The latest 2018 Farm Bill news from the National Sustainable Agriculture Coalition (NSAC)
2018 FARM BILL NEWS
The House Agriculture Committee passed its version of the 2018 Farm Bill, the Agriculture and Nutrition Act of 2018 (H.R. 2), along strict party lines this week. In the latest 2018 Farm Bill news, NSAC opposes the bill in its current form that was passed by the House Agriculture Committee and believes it undermines decades of work by farmers and advocates to advance sustainable agriculture and food systems in the U.S.
This week, the House Agriculture Committee “marked-up” and passed Chairman Mike Conaway’s draft farm bill by a vote of 26 to 20 – all Republicans voted to support and all Democrats voted to oppose the bill. And while the Committee was successful in passing its version of the farm bill, there was no real markup nor substantial debate over the policies put forth in the draft bill. No amendments were offered by Members on either side of the aisle to correct the very serious deficiencies of the Committee’s draft bill. During the five-hour debate, members of the Committee voiced their opposition not only to nutrition cuts, but changes to other parts of the bill, including conservation, renewable energy, beginning farmers, and rural development.
As part of its ongoing analysis of the Chairman’s draft bill, the National Sustainable Agriculture Coalition (NSAC) reviewed the farm subsidies provisions and found that they would promote land and economic consolidation, with the primary beneficiaries being the largest, wealthiest farm operations.
Many of the farm bill’s tiny but mighty programs are targeted toward strengthening local and regional food systems and ensuring that rural and food producing communities have the tools and resources to capitalize on farm-to-fork economic opportunities. Despite the penchant on Capitol Hill to celebrate programs that “do more with less,” the draft farm bill released last week by House Agriculture Committee Chairman Mike Conaway (R-TX) proposes to slash over $350 million from these twelve hard-working programs.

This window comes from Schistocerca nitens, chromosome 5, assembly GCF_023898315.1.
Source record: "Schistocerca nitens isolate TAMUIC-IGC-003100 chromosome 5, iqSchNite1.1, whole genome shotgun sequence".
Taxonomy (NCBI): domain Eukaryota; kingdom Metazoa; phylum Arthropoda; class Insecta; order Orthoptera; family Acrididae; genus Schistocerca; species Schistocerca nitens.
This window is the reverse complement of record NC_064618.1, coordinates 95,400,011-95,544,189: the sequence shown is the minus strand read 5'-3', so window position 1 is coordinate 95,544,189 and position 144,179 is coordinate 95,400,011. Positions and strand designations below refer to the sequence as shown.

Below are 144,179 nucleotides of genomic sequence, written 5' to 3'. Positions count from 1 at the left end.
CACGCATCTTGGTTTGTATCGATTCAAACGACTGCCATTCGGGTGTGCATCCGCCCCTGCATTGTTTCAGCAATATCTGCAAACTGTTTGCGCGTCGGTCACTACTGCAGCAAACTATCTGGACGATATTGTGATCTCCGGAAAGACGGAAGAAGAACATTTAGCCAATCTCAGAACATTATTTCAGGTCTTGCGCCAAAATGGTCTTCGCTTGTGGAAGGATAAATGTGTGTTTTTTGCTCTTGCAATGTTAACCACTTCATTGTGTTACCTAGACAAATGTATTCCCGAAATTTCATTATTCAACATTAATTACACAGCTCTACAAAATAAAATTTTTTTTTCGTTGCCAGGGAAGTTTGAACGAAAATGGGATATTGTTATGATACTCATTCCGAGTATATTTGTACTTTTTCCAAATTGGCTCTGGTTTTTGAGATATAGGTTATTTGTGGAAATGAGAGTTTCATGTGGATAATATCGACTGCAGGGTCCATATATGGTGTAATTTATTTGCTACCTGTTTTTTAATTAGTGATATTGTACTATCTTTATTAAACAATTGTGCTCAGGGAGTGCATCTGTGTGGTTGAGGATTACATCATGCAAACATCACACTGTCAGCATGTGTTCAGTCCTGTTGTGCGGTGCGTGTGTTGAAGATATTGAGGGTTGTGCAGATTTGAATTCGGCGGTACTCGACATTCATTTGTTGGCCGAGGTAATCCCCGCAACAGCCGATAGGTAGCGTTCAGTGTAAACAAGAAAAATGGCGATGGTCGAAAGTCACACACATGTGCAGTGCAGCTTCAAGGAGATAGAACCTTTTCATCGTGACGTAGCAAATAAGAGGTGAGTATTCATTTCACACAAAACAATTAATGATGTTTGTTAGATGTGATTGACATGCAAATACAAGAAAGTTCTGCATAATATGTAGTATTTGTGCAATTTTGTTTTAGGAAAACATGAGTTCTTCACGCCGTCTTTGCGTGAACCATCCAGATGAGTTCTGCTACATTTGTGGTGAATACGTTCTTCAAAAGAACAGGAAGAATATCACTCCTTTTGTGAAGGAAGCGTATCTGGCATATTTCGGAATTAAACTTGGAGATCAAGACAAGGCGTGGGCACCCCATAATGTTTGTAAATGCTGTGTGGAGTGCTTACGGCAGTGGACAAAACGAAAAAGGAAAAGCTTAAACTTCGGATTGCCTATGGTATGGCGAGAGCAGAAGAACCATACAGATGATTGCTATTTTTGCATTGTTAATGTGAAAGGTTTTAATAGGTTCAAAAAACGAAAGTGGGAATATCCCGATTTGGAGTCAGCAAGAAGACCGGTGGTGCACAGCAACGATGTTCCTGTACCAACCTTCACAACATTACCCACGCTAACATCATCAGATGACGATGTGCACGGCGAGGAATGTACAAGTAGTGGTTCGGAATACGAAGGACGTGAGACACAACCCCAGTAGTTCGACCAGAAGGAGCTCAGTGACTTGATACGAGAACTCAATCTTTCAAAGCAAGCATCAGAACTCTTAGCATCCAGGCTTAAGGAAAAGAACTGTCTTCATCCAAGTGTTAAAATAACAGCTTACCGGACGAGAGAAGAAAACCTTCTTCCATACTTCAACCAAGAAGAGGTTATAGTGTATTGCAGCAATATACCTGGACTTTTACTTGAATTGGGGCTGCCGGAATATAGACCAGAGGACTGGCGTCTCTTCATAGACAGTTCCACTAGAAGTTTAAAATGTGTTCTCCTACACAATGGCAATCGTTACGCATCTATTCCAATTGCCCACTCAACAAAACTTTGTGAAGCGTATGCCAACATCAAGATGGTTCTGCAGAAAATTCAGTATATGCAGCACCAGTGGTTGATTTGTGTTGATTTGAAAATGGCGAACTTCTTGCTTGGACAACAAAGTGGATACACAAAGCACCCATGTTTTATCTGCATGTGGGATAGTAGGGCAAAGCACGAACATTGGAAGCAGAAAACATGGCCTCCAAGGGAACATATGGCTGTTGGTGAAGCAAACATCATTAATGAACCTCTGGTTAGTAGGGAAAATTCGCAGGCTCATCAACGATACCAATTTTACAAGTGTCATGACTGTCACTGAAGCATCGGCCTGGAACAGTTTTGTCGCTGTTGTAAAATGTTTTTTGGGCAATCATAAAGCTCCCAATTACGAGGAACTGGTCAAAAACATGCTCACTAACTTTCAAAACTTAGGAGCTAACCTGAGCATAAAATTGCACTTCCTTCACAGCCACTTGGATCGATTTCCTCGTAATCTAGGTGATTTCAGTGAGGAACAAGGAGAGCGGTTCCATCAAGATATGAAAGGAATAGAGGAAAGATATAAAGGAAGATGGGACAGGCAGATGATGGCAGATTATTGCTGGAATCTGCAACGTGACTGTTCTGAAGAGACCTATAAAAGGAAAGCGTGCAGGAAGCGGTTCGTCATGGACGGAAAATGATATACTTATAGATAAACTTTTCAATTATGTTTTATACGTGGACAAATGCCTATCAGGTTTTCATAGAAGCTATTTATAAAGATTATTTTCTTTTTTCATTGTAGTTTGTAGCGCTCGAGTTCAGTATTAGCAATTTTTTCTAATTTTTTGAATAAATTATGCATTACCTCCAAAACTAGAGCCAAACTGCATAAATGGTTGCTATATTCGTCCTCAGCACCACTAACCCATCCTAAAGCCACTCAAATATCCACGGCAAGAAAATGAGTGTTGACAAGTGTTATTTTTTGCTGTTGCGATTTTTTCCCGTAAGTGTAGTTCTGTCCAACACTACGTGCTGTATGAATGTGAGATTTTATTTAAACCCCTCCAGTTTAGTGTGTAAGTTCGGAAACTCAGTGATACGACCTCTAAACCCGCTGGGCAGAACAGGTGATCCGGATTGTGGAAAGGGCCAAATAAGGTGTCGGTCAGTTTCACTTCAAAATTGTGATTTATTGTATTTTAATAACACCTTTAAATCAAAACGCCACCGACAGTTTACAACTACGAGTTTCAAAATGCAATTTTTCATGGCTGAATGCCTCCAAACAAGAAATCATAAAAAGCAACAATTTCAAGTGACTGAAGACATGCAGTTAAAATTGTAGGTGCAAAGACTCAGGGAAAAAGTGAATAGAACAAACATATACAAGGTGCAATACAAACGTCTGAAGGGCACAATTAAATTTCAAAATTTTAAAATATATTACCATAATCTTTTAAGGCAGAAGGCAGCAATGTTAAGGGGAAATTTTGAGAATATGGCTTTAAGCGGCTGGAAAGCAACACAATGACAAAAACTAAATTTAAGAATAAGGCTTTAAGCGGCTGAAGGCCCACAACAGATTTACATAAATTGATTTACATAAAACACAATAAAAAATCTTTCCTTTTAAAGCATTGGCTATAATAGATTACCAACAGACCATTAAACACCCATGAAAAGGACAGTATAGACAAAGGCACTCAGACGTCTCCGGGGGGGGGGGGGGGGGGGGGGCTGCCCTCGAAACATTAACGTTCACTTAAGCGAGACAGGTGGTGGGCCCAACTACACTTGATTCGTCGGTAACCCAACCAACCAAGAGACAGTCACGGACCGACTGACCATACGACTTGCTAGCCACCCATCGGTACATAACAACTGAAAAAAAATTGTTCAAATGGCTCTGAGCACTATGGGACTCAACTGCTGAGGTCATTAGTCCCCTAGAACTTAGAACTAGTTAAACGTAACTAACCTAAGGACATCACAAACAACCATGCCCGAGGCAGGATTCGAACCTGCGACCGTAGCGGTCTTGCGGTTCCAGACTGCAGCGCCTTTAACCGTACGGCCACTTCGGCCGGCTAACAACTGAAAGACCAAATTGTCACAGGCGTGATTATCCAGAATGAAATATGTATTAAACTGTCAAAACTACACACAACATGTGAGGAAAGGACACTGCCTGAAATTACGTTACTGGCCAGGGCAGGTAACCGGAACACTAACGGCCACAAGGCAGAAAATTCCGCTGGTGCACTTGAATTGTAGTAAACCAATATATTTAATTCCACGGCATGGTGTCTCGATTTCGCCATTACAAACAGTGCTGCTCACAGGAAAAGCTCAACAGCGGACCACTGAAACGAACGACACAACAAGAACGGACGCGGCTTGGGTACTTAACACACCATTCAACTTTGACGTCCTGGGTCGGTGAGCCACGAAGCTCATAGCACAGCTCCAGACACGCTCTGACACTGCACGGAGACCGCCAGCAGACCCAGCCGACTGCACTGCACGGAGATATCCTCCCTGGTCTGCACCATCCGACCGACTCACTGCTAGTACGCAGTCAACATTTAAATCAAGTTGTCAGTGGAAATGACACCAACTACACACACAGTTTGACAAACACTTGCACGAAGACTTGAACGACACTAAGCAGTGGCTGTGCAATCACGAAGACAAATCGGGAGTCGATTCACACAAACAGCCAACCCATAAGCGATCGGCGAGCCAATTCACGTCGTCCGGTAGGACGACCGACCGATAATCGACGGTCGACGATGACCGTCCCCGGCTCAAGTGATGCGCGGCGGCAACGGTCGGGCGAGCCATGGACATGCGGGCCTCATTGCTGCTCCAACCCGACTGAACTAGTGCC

In total, the draft bill proposes to cut funding for working lands conservation programs by 25 percent ($4.3 billion) over five years and 20 percent ($7.1 billion) over 10 years, exclusive of final payments to existing CSP contracts. To put that figure in contrast, the 2014 Farm Bill cut the entire conservation title by $4 billion over 10 years.
MORE 2018 FARM BILL NEWS
Over the past week, NSAC published a multi-part blog series analyzing the draft farm bill released on April 12, 2018 by House Agriculture Committee Chairman Mike Conaway. For a deeper dive on how the draft farm bill addresses top priorities for sustainable agriculture, check out our drilldown posts on: beginning and socially disadvantaged farmers, crop insurance and commodity subsidies, local/regional food systems and rural development, research and seed breeding, conservation, and organic agriculture.
Nearly $7 Million Available for Farmer Food Safety Training As part of its passage of the Food Safety Modernization Act (FSMA), Congress also created a new competitive grants program – the Food Safety Outreach Program (FSOP) – dedicated to providing training resources to farmers. This week, USDA released its Request for Applications for FY2018 and will be accepting grant proposals for food safety training projects through June 7, 2018.
For more information about farm policy and agricultural politics from beginningfarmers.org, please go to https://www.beginningfarmers.org/farm-policy-agricultural-politics/